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by Sue Palmer

In Jonathan Haidt’s new book, The Anxious Generation, he identifies the social phenomena listed on that scroll as contributing to the rapid growth of mental health problems among children and young people in the UK and USA.  He describes the change, over recent decades, from a play-based to a phone-based childhood and the effects this is having on developing brains.

It is an excellent book, highly readable and filled with evidence-based information and wise advice on how parents, schools, communities and governments can address the problem. I desperately hope it’s widely read and that action is swiftly taken to put 21st century childhood back on track.

Changing childhood

Forgive me, however, if I sound a little weary.  The bullet-points in the scroll at the top of the page aren’t taken from Haidt’s book. They’re from a presentation I made almost 20 years ago to publicise my own book on the subject, Toxic Childhood: how the modern world is damaging our children and what we can do about it.  My life since its publication has been spent campaigning against the four social phenomena listed on the scroll.

It didn’t take long to discover that ‘screen-based lifestyles’ and ‘the commercialisation of childhood’ are global phenomena driven by immensely wealthy organisations which have no desire whatsoever to change. So rather than bang my head against those particular brick walls, I decided the best way to stem the terrifying increases in mental health problems (and other side-effects of a play-deprived, screen-based childhood) is to convince our government to adjust aspects of their universal state services. That’s turned out to be something of a head-banging exercise too because governments don’t seem to like change either.  However (deep breath) … onwards and upwards!

Nature-Based Learning

Somehow, we have to ensure that, at least in the first seven or eight years of children’s lives, we KEEP IT REAL!  That’s why I’ve spent the last nine years working for Upstart Scotland, in the hope of providing all Scottish children with three to four years of relationship-centred, play-based care and education, which takes place as often as possible outdoors.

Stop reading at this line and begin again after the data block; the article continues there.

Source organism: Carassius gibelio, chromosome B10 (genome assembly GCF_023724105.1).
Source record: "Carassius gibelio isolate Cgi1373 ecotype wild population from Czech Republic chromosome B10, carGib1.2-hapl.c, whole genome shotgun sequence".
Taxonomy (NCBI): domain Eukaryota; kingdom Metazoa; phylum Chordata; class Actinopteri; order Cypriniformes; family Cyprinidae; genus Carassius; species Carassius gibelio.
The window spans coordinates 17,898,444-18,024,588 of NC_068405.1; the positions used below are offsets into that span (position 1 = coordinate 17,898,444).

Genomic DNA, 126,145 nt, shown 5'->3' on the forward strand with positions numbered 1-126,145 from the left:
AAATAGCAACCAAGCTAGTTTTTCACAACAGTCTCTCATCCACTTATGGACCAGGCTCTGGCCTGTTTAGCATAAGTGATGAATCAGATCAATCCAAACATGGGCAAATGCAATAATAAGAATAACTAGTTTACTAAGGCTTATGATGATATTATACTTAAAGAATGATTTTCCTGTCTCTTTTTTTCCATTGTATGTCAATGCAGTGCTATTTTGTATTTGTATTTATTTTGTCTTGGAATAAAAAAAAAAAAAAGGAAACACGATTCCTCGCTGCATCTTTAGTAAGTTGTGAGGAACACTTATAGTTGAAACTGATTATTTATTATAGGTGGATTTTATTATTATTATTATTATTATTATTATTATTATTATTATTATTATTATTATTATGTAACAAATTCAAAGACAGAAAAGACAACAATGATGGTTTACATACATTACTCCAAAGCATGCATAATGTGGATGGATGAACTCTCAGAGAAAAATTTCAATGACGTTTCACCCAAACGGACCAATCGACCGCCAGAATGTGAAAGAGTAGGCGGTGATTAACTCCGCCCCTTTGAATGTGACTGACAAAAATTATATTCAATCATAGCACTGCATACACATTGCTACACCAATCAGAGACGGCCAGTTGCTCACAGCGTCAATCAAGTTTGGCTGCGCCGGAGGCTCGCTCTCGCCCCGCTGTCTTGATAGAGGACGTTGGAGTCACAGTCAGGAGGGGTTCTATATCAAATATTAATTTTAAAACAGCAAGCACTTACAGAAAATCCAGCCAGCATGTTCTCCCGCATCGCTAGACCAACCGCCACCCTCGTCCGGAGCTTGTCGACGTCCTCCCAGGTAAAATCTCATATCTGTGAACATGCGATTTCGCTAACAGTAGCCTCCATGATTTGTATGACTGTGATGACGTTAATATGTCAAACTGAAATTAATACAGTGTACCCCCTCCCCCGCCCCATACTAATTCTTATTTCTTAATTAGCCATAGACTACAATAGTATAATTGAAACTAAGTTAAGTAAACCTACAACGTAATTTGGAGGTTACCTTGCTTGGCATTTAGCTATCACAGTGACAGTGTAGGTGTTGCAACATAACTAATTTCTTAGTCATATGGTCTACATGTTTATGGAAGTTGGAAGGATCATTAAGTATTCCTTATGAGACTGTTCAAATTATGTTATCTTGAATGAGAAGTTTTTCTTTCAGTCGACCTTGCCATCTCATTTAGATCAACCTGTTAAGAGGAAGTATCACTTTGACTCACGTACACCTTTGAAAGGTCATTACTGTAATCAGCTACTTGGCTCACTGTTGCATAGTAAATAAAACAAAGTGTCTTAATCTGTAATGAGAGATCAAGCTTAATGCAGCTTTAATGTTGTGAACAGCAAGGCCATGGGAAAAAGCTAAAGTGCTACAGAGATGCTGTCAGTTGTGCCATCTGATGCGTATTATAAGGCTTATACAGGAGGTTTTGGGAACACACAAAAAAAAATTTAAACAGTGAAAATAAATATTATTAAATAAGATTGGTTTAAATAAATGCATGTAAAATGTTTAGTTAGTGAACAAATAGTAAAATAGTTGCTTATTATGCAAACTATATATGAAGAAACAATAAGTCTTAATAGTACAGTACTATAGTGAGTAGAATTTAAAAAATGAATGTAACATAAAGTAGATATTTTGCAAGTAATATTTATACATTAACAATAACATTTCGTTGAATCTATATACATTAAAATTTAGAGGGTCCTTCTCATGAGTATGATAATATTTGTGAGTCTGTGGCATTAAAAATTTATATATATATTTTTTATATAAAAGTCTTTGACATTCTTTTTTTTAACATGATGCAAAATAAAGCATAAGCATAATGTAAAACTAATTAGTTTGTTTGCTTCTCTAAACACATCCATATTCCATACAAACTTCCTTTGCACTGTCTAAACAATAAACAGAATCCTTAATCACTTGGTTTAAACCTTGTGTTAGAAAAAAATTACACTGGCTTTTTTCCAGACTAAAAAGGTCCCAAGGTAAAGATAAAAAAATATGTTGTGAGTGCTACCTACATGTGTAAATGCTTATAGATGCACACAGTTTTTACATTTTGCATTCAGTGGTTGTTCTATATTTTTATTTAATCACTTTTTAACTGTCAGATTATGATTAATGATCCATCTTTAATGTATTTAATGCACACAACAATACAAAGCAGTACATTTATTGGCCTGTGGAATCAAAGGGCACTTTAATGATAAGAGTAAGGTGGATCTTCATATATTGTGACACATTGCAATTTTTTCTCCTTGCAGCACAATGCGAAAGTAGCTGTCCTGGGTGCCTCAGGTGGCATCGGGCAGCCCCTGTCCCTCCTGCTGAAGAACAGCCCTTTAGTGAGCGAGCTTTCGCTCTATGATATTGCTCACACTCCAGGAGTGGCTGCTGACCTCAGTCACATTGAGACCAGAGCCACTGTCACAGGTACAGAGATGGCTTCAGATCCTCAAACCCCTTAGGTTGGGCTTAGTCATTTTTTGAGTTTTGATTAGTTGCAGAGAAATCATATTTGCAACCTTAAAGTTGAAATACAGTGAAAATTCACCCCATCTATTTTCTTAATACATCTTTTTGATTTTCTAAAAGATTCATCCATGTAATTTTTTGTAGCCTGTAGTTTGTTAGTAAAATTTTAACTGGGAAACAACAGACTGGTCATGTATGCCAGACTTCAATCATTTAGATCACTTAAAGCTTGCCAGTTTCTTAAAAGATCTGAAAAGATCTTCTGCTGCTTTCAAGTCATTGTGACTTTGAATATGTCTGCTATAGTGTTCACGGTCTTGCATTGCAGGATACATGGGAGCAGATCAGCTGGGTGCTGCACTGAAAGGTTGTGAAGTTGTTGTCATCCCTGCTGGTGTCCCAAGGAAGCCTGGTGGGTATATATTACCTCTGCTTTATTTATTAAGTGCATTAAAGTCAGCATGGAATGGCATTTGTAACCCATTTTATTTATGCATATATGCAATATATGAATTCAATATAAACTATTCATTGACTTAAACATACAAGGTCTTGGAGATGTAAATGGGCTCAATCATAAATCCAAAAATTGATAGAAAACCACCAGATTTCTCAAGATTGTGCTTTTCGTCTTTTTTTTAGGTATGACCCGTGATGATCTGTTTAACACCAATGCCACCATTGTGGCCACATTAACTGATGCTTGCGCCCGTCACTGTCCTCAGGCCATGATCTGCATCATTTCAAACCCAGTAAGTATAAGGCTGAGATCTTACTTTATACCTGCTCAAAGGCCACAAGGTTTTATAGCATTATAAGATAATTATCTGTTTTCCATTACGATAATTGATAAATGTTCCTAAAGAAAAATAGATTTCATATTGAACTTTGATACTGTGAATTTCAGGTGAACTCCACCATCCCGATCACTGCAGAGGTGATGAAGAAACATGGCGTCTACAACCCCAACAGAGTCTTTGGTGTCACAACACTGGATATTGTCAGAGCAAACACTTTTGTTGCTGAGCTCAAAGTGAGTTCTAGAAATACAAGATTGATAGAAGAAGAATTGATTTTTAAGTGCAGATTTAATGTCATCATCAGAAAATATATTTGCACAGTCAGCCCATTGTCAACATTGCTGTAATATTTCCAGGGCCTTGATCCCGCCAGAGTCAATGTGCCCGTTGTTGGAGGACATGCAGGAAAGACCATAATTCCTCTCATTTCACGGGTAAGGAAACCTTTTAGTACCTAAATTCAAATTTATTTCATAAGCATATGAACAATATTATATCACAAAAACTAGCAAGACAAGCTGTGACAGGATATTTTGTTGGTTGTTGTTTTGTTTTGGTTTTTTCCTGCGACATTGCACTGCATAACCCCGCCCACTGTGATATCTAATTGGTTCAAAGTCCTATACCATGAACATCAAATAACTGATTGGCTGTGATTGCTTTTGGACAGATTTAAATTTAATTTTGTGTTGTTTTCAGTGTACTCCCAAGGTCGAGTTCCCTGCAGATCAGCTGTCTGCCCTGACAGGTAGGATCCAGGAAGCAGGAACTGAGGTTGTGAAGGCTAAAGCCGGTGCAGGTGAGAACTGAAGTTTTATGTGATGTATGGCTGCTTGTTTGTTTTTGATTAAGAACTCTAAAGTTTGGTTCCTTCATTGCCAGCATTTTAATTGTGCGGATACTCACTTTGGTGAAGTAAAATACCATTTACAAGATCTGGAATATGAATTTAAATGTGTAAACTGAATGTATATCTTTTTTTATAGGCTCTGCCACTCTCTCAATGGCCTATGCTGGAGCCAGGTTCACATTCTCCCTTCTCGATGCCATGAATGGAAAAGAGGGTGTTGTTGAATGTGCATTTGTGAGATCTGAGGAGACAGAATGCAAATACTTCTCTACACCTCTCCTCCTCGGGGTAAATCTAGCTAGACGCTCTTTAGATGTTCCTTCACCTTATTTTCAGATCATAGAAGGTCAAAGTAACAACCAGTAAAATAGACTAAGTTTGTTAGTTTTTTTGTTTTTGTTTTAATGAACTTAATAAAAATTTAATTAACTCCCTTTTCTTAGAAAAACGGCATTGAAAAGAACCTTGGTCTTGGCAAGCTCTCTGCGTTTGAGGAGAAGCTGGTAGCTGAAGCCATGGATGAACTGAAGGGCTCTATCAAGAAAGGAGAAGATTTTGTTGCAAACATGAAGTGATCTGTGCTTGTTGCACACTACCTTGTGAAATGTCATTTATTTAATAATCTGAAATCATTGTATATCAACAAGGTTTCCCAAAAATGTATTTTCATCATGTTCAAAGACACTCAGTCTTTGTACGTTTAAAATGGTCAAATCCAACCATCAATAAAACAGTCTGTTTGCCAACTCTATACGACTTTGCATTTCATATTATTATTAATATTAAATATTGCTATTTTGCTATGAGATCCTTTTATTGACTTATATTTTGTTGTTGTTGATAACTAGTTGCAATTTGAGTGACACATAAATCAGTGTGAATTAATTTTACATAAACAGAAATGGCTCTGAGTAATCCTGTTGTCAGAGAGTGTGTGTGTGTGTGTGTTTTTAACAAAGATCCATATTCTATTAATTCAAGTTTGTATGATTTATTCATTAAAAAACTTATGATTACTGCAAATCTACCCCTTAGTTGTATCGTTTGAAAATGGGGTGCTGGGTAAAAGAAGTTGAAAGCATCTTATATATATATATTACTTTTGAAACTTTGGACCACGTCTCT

So I heartily welcome Jonathan Haidt’s  book and recommend it as an up-to-date analysis of the problem … BUT if you’re an educationist looking for a solution, get yourself a copy of Alexia Barrable’s Nature-Based Learning.

It’s full of great ideas, case-studies and practical advice about getting children out into the natural world – and getting the natural world into schools and school grounds. It’s all backed up with research evidence. And it provides one of the best summaries of young children’s physical, social, emotional and cognitive development I’ve ever come across.  I wish everyone in education would read it – including the policy-makers.

P.S. As it’s always harder to find solutions than problems, here’s a link to where you can buy it.


Jonathan Haidt, The Anxious Generation:  how the Great Rewiring of Childhood is Creating an Epidemic of mental illness (Penguin 2024)

Alexia Barrable, Nature-Based Learning (Independent Thinking Press, 2022)

Sue Palmer, Toxic Childhood: how the modern world is damaging our children and what we can do about it (Orion, 2nd ed 2015)